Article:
Religion does not make a person better, or morally superior, to others. That takes personal responsibility, courage, and the willingness to accept that we each have a right to be here, and to enjoy our time on this planet without the fear of being looked down upon by someone who claims a moral high ground. This country is great because it allows everyone to believe, worship, and pray to whatever idol they so choose. We’re even allowed to invent a religion if we so need to. It’s time that those Christians who think they are being persecuted, to look in the mirror, and ask themselves what it really means to be a Christian, and stop whining about persecution. Not to mention there are 400,000 Christian churches dotting the United States that prove otherwise!

Been Gone May 1, 2011

Posted by jetson in Personal.
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16 comments

I’ve been away from the blog lately. I’m still a heathen, but I’ve been busy on different forums doing the good work of the outspoken non-believers. One of my activities is somewhat of a private forum, where I was debating and discussing with people I see every day! That is weird, to say the least. But, we’re all good friends, and we really try hard not to get too abrasive. I will say, it is very difficult, and I can feel some pressure from both sides, which tells me we are edging closer to a fatal point where no useful dialog can actually occur.

After thinking about that last sentence a bit, I am inclined to ask myself why I debate with theists. It seems that there really is no point, when both sides are sure they are right, and seem unwilling to consider the other side. But that’s how it goes in our human world, I suppose. As an atheist, I would not accept the reality of a god without something tangible. And if that showed up, I like to think that I would simply accept that there is a real god. I can’t say what that would do for my specific approach to gods and religions, but I won’t deny that which is demonstrably true, through observation, evidence, and facts.

I am not certain at all what would cause a theist to abandon their beliefs. My instinct tells me that it would require a specific and thoughtful journey of research, rational thinking, and stepping outside of the faith. I have heard that some people are looking for a true support group to switch to, which is very difficult to find if you live amongst a highly religious group of neighbors, and work mates. The power of family, friends, and neighbors is strong, and difficult to escape from when matters of religion, and sometimes other world-views are prevalent. When enough guilt or shame is “in the air”, many people will elect to just go along, and stay quiet.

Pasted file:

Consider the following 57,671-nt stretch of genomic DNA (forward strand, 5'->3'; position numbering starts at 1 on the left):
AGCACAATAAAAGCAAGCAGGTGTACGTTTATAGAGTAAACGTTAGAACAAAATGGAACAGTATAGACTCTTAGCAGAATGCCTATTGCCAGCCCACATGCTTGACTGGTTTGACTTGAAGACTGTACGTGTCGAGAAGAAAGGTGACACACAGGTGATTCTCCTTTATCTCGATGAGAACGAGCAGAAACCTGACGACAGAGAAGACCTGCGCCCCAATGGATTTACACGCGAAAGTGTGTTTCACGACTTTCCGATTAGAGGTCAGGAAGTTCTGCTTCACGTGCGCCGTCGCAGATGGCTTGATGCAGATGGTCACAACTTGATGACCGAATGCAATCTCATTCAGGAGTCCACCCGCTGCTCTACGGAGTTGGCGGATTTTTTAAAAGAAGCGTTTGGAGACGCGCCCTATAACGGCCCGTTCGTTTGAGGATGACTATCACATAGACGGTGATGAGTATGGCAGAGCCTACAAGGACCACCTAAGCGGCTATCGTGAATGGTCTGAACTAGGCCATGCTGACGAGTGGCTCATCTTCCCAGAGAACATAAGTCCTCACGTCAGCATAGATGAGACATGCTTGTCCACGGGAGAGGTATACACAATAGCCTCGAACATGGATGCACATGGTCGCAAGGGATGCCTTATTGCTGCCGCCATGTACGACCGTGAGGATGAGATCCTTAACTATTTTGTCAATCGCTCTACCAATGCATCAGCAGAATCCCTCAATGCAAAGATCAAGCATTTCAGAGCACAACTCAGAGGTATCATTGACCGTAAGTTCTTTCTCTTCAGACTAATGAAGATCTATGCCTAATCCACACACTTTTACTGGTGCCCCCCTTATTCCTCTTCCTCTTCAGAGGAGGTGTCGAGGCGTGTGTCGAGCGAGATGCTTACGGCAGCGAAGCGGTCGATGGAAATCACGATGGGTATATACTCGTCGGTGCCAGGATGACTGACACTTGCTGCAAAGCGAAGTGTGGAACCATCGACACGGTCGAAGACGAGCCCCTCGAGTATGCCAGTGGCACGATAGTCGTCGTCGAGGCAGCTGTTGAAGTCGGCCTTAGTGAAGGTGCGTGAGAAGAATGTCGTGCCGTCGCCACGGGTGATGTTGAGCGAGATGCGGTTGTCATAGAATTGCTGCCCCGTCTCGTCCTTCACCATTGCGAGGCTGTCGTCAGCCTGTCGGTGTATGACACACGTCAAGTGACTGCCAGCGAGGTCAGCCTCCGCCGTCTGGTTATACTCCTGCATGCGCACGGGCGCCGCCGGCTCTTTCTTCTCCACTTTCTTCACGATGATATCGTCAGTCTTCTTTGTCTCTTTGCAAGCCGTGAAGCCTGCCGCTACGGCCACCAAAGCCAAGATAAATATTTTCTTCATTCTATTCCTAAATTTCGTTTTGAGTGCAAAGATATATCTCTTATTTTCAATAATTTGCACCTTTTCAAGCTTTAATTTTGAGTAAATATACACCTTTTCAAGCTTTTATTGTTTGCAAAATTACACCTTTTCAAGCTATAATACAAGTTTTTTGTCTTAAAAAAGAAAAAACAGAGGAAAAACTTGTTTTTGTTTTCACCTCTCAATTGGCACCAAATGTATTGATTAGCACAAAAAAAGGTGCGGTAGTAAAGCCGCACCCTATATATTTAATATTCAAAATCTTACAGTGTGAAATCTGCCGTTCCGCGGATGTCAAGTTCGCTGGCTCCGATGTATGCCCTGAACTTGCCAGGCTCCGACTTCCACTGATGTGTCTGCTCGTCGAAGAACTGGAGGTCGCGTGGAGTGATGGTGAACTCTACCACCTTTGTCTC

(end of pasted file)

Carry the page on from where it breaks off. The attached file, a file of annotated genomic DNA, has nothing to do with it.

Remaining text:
One thing that has surfaced for me recently, is the idea of writing a book. It seems daunting, and I am certainly not a professional writer, but it could be an interesting project. The focus, without giving away the full idea, would be on the differences between believers and non-believers. I’m still tossing the idea around in my head, so I won’t say any more right now.

I’ve also been thinking a lot about the respect of ideas in the debate between belief and non-belief. I was thinking just today, that I have been called out, almost directly, but not quite, on what my goal is in “attacking” a belief system that I don’t even believe in myself. After some thought, I decided that it is certainly a fair question. And I have an answer. But what I would like to know, is why it is seemingly OK and/or socially acceptable to assume that believers are correct, and to give their ideas respect, just because. After all, this debate only has one answer; there is a god, or there is no god (yes, there could be multiple gods, but I’m going for simplicity).

In the end, atheists think they are right, and believers think they are right. So, technically, neither side deserves more respect than the other. But it seems apparent to me that the non-believer side is far less socially accepted. As I watched a clip from Christopher Hitchens recently, he was talking about believers who sent him messages asking if he was now ready to accept Jesus (he has been in the hospital in cancer therapy). And Hitchens basically said that it would be unbelievably rude for atheists to go running into hospital rooms to convince the dying patients that the whole religion thing was a scam. And that’s only one example where belief in a god is given special status as more socially acceptable than non-belief.

Anyway, I’m going to start writing some more – even though no one is listening! (Except for you three…)